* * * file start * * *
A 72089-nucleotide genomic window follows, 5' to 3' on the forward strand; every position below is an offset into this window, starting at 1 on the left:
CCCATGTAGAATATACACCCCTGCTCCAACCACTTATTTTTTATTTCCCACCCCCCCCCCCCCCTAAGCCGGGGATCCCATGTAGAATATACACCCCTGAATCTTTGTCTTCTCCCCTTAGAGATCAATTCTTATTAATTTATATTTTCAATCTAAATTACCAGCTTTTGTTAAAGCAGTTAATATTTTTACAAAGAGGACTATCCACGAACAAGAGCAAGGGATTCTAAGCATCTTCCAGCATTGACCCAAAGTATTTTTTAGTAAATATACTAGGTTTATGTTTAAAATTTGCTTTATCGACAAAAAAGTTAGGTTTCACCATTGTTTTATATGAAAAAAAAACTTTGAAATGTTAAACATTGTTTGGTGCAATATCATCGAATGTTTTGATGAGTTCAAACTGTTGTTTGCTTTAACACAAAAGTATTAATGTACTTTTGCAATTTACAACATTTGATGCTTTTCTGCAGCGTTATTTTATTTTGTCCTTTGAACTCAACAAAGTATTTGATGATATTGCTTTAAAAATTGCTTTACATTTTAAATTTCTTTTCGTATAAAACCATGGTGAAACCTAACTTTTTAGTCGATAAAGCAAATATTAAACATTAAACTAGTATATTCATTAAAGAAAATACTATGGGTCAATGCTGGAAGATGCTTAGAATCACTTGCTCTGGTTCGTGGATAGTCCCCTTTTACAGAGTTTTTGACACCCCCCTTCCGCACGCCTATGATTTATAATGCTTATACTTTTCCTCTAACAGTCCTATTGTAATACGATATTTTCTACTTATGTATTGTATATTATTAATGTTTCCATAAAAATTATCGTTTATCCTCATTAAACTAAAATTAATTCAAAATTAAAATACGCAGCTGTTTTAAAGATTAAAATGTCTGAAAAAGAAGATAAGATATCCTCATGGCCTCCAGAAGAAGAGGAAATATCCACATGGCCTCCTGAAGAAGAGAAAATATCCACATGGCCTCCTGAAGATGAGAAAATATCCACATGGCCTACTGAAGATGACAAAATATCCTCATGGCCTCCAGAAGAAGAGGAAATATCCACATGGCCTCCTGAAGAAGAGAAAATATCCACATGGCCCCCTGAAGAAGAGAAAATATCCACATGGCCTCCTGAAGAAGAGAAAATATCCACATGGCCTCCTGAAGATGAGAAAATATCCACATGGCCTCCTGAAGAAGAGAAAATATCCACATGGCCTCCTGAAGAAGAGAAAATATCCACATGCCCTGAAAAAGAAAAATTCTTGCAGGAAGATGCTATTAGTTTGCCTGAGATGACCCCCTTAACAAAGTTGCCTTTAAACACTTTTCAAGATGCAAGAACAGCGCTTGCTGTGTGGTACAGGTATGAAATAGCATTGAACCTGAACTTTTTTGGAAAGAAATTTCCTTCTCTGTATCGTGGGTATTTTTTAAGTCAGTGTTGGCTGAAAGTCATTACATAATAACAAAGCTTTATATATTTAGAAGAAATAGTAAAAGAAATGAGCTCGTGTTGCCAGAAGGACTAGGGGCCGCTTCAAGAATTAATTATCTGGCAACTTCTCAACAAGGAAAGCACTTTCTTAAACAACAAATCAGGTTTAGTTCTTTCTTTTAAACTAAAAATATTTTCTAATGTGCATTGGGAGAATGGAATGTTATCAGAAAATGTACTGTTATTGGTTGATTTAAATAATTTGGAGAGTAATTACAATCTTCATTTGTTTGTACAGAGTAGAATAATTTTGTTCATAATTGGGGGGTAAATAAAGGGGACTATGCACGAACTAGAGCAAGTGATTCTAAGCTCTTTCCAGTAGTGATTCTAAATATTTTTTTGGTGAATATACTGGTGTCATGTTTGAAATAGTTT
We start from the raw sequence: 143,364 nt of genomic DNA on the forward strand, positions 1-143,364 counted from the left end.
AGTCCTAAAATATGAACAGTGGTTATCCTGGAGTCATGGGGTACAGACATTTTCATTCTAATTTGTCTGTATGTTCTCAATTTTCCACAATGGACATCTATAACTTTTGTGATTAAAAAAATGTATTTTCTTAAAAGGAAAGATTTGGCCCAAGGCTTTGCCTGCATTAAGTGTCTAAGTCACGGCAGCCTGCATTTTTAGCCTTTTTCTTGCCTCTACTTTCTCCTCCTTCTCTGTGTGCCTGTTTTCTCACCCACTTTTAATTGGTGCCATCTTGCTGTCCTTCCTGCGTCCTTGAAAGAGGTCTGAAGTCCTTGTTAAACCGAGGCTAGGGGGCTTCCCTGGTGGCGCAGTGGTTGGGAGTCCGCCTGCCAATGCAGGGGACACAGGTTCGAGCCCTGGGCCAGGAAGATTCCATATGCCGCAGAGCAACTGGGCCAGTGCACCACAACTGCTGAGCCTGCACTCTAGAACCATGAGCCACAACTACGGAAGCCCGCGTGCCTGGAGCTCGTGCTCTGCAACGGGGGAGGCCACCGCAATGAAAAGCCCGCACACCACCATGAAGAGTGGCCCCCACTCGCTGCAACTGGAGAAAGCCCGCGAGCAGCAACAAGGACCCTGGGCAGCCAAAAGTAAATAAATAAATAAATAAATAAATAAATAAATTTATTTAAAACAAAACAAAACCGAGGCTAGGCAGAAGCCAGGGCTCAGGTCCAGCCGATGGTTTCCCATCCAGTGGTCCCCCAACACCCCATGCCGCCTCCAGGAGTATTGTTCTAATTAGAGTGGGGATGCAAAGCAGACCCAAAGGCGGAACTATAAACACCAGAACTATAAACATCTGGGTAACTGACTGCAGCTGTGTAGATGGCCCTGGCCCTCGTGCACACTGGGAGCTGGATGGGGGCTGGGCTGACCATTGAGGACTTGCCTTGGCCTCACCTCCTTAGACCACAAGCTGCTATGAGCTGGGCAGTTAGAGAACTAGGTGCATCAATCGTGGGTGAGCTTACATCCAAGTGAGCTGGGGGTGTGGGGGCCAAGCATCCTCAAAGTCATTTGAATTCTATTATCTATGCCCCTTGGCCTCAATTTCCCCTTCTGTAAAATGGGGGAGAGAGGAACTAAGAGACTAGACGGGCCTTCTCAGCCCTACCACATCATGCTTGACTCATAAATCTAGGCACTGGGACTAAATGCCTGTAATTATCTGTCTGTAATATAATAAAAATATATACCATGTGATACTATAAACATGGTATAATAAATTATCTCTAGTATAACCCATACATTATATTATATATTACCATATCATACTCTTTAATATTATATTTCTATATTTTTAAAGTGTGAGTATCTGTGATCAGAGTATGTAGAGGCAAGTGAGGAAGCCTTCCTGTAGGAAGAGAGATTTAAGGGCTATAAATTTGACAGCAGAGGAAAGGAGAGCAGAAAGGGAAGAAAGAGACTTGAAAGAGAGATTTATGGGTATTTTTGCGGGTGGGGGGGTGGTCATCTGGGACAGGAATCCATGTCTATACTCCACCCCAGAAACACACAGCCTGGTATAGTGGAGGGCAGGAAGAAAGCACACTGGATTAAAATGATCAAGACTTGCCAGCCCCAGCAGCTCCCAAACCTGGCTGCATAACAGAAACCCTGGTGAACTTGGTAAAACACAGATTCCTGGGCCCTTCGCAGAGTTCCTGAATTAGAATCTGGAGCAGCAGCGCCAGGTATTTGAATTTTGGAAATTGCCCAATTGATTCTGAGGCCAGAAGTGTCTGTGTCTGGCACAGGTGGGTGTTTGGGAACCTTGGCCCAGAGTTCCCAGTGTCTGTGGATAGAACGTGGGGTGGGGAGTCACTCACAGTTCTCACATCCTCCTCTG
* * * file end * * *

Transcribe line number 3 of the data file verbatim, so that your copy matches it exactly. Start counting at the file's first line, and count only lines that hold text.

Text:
We start from the raw sequence: 143,364 nt of genomic DNA on the forward strand, positions 1-143,364 counted from the left end.